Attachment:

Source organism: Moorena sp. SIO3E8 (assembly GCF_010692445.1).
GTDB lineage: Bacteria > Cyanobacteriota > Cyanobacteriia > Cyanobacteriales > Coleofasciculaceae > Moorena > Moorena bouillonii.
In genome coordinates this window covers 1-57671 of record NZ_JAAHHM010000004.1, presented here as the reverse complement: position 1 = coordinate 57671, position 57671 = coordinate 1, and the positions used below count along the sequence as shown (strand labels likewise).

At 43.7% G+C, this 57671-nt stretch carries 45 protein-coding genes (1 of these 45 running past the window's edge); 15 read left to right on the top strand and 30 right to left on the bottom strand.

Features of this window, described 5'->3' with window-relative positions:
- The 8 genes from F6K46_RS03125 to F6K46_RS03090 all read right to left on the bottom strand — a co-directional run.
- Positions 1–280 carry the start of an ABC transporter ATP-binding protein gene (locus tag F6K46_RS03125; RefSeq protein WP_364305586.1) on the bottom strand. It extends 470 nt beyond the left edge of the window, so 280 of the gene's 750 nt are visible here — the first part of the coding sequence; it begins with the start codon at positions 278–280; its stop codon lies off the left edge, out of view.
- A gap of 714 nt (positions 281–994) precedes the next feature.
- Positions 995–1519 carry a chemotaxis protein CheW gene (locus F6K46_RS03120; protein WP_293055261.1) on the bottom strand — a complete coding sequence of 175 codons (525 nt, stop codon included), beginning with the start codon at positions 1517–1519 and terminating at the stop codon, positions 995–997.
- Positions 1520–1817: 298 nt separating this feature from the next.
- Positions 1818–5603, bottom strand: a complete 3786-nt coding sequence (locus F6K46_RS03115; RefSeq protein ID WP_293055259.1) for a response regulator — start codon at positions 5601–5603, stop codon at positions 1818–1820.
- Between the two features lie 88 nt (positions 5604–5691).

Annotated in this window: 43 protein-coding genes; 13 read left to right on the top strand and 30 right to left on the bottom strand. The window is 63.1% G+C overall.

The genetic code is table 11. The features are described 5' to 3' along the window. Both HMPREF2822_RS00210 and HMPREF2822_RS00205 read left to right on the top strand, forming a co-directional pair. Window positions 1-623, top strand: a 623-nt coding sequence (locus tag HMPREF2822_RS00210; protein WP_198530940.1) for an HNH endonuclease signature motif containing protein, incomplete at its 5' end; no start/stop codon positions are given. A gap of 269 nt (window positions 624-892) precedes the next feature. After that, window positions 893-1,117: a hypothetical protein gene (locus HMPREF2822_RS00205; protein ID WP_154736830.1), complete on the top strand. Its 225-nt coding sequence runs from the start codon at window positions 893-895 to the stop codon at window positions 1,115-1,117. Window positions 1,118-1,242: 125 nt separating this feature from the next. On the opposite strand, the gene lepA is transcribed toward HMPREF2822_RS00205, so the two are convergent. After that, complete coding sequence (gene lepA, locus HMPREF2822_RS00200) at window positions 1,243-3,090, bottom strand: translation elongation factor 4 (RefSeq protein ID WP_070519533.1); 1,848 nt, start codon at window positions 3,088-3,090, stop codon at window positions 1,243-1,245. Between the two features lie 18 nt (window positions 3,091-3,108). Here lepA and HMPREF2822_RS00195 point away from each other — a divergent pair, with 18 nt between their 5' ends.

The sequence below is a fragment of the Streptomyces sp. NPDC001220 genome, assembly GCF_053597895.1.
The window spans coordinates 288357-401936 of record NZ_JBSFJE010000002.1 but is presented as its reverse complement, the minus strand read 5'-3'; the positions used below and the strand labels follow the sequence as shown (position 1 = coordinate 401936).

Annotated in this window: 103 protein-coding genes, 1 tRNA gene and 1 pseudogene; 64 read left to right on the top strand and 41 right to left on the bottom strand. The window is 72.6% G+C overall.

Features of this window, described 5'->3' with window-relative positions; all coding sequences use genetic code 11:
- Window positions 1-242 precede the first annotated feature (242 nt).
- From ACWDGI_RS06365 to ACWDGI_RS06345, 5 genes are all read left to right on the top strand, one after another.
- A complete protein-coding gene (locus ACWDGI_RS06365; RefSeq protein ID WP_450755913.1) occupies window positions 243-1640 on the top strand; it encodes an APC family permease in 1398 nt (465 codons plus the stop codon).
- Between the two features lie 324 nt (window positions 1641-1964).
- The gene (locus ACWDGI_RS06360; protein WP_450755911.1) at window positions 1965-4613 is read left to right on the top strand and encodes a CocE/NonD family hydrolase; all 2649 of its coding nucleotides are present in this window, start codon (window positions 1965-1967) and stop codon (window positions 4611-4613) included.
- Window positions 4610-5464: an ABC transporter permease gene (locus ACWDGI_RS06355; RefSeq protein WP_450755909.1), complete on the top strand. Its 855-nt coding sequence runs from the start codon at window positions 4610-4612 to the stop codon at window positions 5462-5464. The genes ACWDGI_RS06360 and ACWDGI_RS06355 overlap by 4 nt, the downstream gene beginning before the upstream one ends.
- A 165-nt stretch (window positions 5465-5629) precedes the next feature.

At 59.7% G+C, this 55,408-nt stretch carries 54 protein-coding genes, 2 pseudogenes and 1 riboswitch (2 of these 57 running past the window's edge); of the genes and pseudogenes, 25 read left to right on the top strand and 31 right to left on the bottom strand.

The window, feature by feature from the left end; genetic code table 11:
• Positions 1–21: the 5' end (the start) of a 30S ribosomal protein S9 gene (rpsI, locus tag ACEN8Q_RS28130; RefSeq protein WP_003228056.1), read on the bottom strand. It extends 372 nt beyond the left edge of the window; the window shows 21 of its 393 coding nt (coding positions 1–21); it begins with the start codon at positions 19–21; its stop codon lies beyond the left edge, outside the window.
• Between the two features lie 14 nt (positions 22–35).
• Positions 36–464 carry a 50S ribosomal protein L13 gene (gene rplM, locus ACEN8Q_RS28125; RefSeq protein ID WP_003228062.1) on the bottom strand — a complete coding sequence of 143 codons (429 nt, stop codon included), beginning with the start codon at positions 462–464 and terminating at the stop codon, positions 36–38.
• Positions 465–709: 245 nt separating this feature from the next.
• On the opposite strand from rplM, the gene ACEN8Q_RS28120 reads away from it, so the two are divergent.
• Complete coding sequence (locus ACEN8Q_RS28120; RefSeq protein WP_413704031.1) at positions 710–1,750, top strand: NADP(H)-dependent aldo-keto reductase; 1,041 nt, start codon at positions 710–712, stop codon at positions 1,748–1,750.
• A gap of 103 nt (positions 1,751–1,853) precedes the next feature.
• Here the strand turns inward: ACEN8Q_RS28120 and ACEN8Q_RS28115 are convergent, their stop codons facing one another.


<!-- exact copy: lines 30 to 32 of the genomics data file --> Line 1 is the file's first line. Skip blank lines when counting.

• Positions 36–464 carry a 50S ribosomal protein L13 gene (gene rplM, locus ACEN8Q_RS28125; RefSeq protein ID WP_003228062.1) on the bottom strand — a complete coding sequence of 143 codons (429 nt, stop codon included), beginning with the start codon at positions 462–464 and terminating at the stop codon, positions 36–38.
• Positions 465–709: 245 nt separating this feature from the next.
• On the opposite strand from rplM, the gene ACEN8Q_RS28120 reads away from it, so the two are divergent.